Anxiety Disorders

What is Anxiety?

Anxiety is another term for worry or angst.  It is a common physiological or psychological state that is identified by its effects on a person mentally, emotionally, behaviorally and physically.  Anxiety is also known as a strong sense of concern or fear.  A number of feelings and physical effects can be triggered by anxiety, including emotions like dread, uneasiness, worry, fear, tension, insomnia and stress.

Most people experience a certain amount of occasional anxiety prompted by stressful situations in everyday life.  However, anxiety can become excessive and chronic at which point it may develop into what is classified as an official anxiety disorder.  When this is the case, it is recommended to seek the assistance of an anxiety residential treatment center.

What are the Different Types of Anxiety?

Many types of anxiety exist and may be related to a physical condition (which the patient may or may not be aware they suffer from) or it can be entirely psychological.  For anxiety that is associated with physical conditions, health issues may be underlying that are producing the anxiety.  Those include heart arrhythmia, heart failure or COPD (chronic obstructive pulmonary disease).

When fear or anxiety reach a point of becoming pathological (diseased) or abnormal, this condition may be a type of anxiety disorder.  Studies have discovered that up to 18% of all Americans may suffer from one or more forms of anxiety disorders.

Some of the types of anxiety include: existential anxiety, performance anxiety, decision or choice anxiety, test anxiety, social anxiety, stranger anxiety, generalized anxiety, paradoxical anxiety, and trait anxiety.

What Causes Anxiety Disorders?

Anxiety can be caused by numerous factors.  A traumatic experience or event is one of the primary causes of many individuals’ anxiety disorders.  Trauma which may lead to anxiety can be the result of tragic events such as the death of a loved one, being the victim of a form of abuse or experiencing a natural disaster.

Countless types of stress may also be the cause of anxiety.  Any conflict in personal relationships, friendships, marriage or divorce can be stressful and may become the root of anxiety.

Financial stress is also quite a common cause for anxiety.  A person’s worries about debt, bills, job loss, bankruptcy, foreclosure and other money-related issues are very typical factors that can cause them to feel fearful or anxious.  Tension and uneasiness can arise because of an individual’s thoughts of past, present or future issues such as danger or misfortune.

Medical factors can cause anxiety.  Those include: stress caused by a serious medical issue or illness, medication side effects, and insufficient oxygen (caused by lung issues, emphysema, pulmonary disease, etc.).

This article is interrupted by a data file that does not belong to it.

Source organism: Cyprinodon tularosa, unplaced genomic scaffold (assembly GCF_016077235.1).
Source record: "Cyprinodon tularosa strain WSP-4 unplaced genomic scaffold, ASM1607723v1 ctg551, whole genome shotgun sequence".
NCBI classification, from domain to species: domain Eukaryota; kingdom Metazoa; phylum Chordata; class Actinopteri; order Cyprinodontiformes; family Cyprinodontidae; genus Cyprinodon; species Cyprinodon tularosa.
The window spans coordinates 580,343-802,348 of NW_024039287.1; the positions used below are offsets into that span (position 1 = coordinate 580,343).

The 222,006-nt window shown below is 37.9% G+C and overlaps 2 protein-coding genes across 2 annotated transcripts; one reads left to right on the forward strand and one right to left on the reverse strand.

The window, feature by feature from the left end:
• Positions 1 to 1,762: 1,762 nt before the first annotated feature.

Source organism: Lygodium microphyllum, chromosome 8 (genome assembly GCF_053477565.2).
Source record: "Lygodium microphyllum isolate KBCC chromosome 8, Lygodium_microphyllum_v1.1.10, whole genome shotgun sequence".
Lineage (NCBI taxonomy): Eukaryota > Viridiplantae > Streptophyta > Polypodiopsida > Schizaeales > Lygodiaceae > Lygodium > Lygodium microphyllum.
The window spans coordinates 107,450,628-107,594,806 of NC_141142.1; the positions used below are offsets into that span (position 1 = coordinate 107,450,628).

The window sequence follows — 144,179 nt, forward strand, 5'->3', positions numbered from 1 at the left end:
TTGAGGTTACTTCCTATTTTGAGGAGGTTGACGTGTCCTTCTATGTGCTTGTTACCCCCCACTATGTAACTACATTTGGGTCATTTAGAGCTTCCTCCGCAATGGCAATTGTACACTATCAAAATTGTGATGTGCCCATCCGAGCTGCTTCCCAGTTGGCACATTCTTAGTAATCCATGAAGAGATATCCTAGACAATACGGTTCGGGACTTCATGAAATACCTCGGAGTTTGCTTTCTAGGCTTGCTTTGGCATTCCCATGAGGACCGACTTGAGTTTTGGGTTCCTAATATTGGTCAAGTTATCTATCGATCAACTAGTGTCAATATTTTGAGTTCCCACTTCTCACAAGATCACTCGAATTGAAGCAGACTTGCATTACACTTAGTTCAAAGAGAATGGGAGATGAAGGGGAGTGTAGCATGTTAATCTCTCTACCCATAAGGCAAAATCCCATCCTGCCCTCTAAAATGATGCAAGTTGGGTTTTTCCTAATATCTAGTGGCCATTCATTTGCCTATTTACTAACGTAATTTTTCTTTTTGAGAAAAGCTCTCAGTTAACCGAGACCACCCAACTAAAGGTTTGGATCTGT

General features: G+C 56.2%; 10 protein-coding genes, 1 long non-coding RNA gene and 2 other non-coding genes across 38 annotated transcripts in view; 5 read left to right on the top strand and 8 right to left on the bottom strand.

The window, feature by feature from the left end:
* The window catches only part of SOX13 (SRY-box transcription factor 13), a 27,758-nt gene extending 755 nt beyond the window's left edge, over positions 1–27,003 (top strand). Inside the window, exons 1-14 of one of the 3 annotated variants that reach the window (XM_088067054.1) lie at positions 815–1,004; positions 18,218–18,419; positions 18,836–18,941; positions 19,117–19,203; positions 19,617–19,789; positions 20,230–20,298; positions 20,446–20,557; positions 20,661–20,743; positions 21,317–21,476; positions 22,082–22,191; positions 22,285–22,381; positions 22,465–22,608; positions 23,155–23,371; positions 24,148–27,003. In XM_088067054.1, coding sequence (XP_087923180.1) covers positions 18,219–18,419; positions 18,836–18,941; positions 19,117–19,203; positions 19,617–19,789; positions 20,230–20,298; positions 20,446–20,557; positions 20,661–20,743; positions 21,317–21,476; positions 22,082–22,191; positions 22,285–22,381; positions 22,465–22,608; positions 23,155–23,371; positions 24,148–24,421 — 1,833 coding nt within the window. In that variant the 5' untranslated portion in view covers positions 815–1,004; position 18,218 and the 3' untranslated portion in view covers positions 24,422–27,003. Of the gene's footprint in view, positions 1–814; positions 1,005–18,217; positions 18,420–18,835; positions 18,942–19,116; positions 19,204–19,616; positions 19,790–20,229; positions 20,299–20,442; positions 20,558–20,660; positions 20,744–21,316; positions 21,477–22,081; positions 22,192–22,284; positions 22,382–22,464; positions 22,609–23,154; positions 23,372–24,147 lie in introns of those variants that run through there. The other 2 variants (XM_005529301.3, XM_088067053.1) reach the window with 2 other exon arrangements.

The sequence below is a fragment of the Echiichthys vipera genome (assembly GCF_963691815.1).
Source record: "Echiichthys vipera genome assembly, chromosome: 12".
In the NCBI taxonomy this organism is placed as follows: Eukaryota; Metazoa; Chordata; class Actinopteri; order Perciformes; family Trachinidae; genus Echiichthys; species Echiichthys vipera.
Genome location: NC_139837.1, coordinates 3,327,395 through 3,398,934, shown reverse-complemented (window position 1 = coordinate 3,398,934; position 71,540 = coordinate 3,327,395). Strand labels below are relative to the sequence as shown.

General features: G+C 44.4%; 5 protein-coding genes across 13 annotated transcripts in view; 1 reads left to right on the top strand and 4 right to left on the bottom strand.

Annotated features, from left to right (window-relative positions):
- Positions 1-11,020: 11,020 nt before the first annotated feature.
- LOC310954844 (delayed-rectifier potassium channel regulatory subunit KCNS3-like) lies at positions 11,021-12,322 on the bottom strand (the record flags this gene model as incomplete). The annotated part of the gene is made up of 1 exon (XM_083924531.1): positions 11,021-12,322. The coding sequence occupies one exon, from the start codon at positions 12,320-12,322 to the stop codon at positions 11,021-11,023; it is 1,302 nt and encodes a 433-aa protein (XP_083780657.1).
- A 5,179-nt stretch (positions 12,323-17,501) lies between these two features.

Some researchers believe that even genetics and overall brain chemistry can increase the likelihood of an anxiety disorder.  Those whose families have a history of anxiety may be more likely to develop an anxiety disorder themselves.  An imbalance in brain chemistry may be genetic or caused by other issues, and this can also lead to anxiety disorder.


Treatment Options for Anxiety

The first step in determining your treatment options for anxiety is to have your condition diagnosed by an anxiety residential treatment center.  Here, a clinical psychologist or psychiatrist or another professional specializing in mental health will identify and diagnose your anxiety and its causes.  Depression is often simultaneously present with anxiety disorders.

For a person to be diagnosed for generalized anxiety disorder, or GAD, certain criteria must be met.  The individual must have experienced a feeling of anxiousness or worry about multiple experiences or events on the majority of days throughout a minimum period of 6 months.  In the event the anxiety is linked to one specific event or issue, GAD may not be diagnosed; instead, diagnosis for a more specific type of anxiety disorder may be given.

Symptoms used to identify anxiety must be identified (at least three) among the following: fatigue, sleeping issues, restlessness, muscle tension, concentration issues and irritability.  The condition may be shown to be causing difficulties with everyday life and causing interference with school or work.


How Do Residential Treatment Centers Treat Anxiety?

After diagnosis from a residential treatment centers for anxiety, you may receive a number of treatments that include both therapy and medication.  Medication may be prescribed as a temporary coping assistant while other treatments are being carried out.  The path of treatment will be dictated by factors such as patient preferences, cause of anxiety and professional recommendation.